“Then we end up in a position of either we let it happen and end up with things like this” — she gestured to section of road so rutted that a second, user-created road was running parallel to it — “or else put a seasonal closure on it. And people don’t want us closing roads for any reason.”
That same don’t-close-roads attitude has created serious problems for ranchers with property within the Wenas Wildlife Area. One of those, a cattle rancher, had indicated a willingness at a public meeting of user-group representatives to allow recreationists to cross his property to reach a popular horse-camping area known as Barbecue Flats.
In the following days, though, the property owner said he received several threatening phone calls essentially telling him to leave that road open — or else.
The landowner then “did a 180 and said, ‘You know what, I’m not going to deal with it.’ And I don’t blame him,” Confer said. “To these private landowners, the public can be a pain in the butt. Every place we have a section of private road, those (owners) are saying, ‘I’m done. People come in, they trash my property, they tear my gates up, they leave garbage, they camp on my land and have fires. I’m done with that.’”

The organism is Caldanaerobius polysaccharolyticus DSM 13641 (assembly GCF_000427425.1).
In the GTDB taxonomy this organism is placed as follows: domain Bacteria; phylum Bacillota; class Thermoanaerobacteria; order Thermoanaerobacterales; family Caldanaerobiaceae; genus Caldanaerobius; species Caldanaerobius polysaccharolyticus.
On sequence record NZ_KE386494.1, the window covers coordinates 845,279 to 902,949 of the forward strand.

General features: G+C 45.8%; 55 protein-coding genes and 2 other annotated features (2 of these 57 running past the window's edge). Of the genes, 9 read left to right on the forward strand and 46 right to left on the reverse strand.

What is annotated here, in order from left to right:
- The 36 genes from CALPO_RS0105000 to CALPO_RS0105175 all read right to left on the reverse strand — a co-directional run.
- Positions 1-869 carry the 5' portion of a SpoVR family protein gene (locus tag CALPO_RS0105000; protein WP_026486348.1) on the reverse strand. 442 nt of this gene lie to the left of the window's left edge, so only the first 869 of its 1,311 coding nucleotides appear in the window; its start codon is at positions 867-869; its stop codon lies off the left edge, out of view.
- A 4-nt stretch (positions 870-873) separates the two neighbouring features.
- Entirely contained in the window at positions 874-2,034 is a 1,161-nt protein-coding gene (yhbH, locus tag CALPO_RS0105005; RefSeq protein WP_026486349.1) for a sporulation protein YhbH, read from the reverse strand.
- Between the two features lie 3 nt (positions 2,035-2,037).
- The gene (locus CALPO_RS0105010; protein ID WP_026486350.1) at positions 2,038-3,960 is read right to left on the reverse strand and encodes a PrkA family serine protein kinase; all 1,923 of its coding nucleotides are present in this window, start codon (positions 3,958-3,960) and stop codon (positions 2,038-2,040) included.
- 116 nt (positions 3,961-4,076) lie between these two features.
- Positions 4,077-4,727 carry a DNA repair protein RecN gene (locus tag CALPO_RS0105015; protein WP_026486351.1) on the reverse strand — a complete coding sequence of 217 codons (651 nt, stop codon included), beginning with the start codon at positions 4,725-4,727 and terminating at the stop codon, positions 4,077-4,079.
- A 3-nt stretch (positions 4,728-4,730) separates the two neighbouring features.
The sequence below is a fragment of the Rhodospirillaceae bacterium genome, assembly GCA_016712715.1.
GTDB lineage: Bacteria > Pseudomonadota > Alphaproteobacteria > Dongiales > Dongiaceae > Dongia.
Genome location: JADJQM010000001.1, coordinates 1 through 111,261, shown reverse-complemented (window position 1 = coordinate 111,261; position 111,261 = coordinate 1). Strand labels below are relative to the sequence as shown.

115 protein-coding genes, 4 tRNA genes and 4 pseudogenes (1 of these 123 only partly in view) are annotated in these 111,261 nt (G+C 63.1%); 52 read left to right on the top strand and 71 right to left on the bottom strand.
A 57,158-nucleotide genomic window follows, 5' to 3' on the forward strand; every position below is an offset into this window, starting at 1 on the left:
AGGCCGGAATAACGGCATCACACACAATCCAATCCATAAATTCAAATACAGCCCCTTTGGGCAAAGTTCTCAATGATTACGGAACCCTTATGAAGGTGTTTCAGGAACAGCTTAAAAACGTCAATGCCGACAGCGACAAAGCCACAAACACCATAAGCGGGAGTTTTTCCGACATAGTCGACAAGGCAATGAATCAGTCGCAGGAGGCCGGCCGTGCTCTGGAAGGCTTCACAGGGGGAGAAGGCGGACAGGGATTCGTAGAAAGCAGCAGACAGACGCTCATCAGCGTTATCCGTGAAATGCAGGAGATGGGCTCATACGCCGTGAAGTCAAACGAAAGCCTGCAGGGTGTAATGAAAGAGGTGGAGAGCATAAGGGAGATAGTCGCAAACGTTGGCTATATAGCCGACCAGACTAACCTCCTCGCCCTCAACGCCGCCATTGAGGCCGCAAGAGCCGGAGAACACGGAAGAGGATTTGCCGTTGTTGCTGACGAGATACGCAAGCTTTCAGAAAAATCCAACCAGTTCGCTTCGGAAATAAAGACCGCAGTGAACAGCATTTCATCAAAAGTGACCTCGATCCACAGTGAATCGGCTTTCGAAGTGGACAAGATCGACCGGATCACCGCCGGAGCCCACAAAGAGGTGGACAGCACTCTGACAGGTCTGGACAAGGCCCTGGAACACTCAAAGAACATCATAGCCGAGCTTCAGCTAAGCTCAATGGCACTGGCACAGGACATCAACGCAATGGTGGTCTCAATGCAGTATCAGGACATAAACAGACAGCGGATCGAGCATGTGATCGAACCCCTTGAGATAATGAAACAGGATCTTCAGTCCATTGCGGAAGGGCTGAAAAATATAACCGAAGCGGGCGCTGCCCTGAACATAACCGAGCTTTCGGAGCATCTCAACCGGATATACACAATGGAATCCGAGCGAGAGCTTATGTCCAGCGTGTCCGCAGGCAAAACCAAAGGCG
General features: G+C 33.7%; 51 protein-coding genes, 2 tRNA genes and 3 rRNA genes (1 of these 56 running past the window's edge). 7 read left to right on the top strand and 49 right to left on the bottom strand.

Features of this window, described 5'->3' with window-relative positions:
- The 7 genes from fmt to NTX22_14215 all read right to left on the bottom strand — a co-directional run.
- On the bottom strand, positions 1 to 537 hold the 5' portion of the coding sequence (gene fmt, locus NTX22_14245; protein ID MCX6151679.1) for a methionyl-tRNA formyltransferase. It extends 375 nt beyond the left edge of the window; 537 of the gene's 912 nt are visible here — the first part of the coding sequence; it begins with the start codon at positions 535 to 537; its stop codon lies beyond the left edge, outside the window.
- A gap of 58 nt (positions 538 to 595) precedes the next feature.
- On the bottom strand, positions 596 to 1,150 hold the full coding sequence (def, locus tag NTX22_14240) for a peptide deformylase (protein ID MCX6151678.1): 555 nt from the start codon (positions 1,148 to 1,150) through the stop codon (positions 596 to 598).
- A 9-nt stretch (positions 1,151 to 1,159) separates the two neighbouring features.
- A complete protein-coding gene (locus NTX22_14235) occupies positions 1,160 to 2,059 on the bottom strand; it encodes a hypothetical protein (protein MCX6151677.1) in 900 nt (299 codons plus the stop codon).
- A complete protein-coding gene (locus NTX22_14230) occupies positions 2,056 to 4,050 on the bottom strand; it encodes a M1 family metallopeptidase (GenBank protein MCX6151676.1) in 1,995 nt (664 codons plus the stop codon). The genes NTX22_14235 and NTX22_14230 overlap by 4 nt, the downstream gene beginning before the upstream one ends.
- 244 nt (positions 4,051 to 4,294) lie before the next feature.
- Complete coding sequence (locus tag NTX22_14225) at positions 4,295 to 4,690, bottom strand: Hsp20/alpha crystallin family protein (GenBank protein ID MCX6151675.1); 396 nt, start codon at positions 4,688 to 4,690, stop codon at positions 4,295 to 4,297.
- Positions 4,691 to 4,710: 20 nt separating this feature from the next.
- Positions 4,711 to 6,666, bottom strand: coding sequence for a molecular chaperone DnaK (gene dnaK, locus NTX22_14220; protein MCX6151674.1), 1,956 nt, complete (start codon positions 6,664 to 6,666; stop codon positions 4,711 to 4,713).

Wildfires are a very real problem on the Wenas Wildlife Area, which serves as winter range to thousands of elk. Every fire — and, to a lesser extent, every time some off-roader’s tires tear up native foliage — creates a disturbance that is quickly capitalized upon by invasive plants such as cheatgrass and knapweed.
“They call them invasive for a reason,” Confer said. “Where you have good native habitat, there’s not a niche for something else to come in, but as soon as you disturb that ground, you’ve opened up that niche. And water is a lot of it, and that’s one of the downsides of cheatgrass: It greens up so early in the spring that it uses up the moisture in the soil before the natives actually come out of dormancy. Then the natives are drought-stressed.”
As a result, the elk and other plant-dependent wildlife suffer.